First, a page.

There’s speculation the United States will be asked to participate in a deal with additional production cuts beyond what U.S. producers have already implemented in response to the marketplace, which we addressed in this post. In a new interview with CNN, API President and CEO Mike Sommers reiterated that markets should dictate production decisions, not government interventions, and that Russia and Saudi Arabia should change their production policies.


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OPEC+ Turmoil Underscores Need for U.S. Oil Diplomacy

oil and natural gas production  us energy security  saudi arabia  russia 

Mark Green

Mark Green
Posted April 5, 2020

Although OPEC+ has delayed a planned meeting Monday to address differences between leading members Russia and Saudi Arabia, there were encouraging signals from the White House after the president’s meeting with a number of natural gas and oil industry leaders, including API President and CEO Mike Sommers.

The continuing oil price war between Russia and Saudi Arabia, which has the two nations increasing production amid a slump in world oil demand, is broadly concerning. The administration is correct to focus strong diplomacy on finding a resolution, the urgency of which is underscored by the postponement of Monday’s OPEC+ meeting. 

The best message from the White House is what’s not on the table: additional U.S. production cuts. As the president said, the global oversupply problem has been worsened by the Russian and Saudi production increases, and those countries bear the responsibility of changing their policies.

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Texas Flaring Coalition Enhances Industry’s Commitment to Reduce Emissions

methane emissions  natural gas production  the-environmental-partnership  texas 

Mark Green

Mark Green
Posted April 3, 2020

The natural gas and oil industry’s commitment to accelerate the reduction of methane emissions is being advanced on a number of fronts. The Environmental Partnership, whose 75 members include 33 of the top 40 U.S. producers of natural gas, is in its third year of sharing of knowledge and technologies to further reduce emissions. This week, the Texas Methane & Flaring Coalition, whose members represent nearly 80% of oil production in the state, was launched to work on flaring.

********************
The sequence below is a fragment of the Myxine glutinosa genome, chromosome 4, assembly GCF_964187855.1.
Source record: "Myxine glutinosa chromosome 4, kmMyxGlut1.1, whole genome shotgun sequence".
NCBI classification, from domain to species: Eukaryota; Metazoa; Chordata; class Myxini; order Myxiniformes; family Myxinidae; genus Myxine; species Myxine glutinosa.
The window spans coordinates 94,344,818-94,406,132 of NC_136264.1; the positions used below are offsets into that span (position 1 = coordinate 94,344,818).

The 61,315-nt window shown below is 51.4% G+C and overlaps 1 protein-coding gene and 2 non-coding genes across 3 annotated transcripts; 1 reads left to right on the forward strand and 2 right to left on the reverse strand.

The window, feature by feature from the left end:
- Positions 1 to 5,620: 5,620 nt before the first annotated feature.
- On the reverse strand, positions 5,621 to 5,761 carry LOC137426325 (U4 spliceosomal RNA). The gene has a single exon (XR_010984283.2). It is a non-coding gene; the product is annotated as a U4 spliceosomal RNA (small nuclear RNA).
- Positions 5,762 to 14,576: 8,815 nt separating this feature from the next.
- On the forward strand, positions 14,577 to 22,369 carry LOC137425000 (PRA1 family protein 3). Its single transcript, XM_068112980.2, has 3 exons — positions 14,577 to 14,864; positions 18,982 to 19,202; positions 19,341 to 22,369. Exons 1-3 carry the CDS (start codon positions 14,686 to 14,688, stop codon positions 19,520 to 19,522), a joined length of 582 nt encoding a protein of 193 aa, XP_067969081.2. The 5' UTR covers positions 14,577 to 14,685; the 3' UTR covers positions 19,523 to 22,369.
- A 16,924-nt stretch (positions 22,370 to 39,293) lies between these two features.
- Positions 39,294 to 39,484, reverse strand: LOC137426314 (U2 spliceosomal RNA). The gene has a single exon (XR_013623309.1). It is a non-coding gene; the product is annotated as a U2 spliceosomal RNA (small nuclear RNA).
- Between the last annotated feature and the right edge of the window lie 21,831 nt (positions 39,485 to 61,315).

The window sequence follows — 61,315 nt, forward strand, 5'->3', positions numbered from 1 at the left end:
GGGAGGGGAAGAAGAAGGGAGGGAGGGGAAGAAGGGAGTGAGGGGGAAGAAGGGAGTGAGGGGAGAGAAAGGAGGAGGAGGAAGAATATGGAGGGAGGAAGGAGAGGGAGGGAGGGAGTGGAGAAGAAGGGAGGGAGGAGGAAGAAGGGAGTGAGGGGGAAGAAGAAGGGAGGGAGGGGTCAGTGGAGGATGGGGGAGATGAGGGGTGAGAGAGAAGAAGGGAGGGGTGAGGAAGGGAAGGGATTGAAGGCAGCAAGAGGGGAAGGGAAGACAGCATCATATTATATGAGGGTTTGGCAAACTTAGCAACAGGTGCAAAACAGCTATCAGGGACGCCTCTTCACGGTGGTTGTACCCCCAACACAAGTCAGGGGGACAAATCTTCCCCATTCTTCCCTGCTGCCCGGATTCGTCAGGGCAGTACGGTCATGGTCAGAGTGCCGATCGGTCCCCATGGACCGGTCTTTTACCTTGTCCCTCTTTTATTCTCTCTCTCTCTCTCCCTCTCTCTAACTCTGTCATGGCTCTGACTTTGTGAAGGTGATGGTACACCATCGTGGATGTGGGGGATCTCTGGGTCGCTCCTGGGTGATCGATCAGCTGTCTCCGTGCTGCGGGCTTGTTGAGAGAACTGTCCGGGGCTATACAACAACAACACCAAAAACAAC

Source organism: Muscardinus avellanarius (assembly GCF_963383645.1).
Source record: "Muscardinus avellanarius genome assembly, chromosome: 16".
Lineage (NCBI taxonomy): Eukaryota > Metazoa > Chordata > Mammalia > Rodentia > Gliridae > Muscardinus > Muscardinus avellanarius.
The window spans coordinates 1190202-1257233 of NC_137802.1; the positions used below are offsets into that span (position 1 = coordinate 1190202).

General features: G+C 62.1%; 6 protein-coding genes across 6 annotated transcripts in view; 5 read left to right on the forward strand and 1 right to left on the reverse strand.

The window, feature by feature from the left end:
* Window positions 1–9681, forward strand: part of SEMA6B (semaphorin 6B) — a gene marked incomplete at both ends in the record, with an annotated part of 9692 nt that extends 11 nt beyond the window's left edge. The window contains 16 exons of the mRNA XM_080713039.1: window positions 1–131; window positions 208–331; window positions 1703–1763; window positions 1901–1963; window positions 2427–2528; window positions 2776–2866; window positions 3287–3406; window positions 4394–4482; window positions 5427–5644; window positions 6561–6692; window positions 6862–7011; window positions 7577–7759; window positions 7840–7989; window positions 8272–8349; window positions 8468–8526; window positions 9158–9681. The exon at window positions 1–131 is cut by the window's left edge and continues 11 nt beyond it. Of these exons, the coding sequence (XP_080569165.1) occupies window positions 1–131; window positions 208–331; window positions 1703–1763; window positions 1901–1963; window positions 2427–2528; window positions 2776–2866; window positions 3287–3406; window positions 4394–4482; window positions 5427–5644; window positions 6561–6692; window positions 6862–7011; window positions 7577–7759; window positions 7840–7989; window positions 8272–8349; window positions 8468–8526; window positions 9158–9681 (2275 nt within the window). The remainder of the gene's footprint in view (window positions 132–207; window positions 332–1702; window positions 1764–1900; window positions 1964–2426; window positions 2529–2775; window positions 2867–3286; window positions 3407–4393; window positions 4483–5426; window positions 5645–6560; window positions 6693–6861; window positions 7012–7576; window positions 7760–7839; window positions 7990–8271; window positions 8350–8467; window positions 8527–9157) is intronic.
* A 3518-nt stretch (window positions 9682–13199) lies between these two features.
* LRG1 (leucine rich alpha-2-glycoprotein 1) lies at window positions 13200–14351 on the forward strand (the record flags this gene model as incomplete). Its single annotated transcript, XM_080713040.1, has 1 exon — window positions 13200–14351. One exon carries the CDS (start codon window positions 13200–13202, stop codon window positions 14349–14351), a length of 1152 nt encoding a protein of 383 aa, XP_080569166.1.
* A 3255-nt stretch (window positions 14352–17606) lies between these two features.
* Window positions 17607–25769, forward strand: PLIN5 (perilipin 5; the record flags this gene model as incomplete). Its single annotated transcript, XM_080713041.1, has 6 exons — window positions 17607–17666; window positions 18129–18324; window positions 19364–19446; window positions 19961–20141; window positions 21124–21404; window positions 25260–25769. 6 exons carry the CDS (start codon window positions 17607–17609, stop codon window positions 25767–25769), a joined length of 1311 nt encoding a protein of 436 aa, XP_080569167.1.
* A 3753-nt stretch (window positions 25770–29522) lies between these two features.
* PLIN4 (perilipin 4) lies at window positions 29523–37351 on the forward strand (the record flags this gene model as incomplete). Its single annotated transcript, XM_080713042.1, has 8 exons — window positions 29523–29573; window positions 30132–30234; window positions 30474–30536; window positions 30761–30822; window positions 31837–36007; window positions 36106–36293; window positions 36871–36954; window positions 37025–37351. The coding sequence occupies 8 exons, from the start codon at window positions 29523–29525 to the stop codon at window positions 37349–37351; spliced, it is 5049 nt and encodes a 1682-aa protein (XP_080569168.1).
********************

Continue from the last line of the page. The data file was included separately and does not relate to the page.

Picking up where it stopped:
The coalition’s key initiatives include: developing best practices and opportunities to minimize methane emissions and flaring, improving accuracy and consistency in the reporting of vented and flared volumes and increasing public understanding of the safety and environmental reasons for flaring.

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For Good Reasons, Industry Doesn’t Want Tariffs or Quotas

oil and natural gas  trade  us energy security 

API CEO Mike Sommers

Mike Sommers
Posted March 23, 2020

As the world grapples with the ongoing spread of the coronavirus, the decision by Russia and the OPEC nations to increase energy supplies while demand is dropping has contributed to ongoing market instability and delivered a shock to America’s evolving energy picture.

Since the late 2000s, the U.S. has emerged as the world’s leading producer of natural gas and oil—last month producing at estimated record levels of 13 million barrels of oil and 96.5 billion cubic feet of natural gas to meet consumer demand. Innovative technologies like hydraulic fracturing have enabled producers to reach abundant U.S. shale reserves, and thus changed America’s trajectory from energy scarcity to abundance and from importing energy to exporting it. 

It is not surprising, then, that some global energy players are threatened by American energy leadership and have actively tried to prevent its progress. Russia and other nations’ push to increase global energy supply despite lower demand in the short term is a reaction to America’s new paradigm as a global energy superpower. This is a challenging situation, compounded by the impact of the coronavirus, but interventions like protectionist trade measures are not the answer.

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API Reports Capture Market Uncertainties

monthly-stats-report  oil and natural gas production 

Dean Foreman

Dean Foreman
Posted March 19, 2020

As much as any other sector, global energy has felt the impact of the coronavirus (COVID-19) combined with lowering world demand and Russia and Saudi Arabia raising oil supply. We’ve seen crude oil prices cut in half within three months, which if sustained could rank among the most severe oil price downturns on record. Let’s discuss the most significant points for U.S. consumers, industry and the broader economy.

Details may be found in API’s latest Monthly Statistical Report, based on February U.S. petroleum data. Using weekly surveys of 90% of the natural gas and oil industry, we publish monthly data and analysis two months ahead of the U.S. Energy Information Administration (EIA).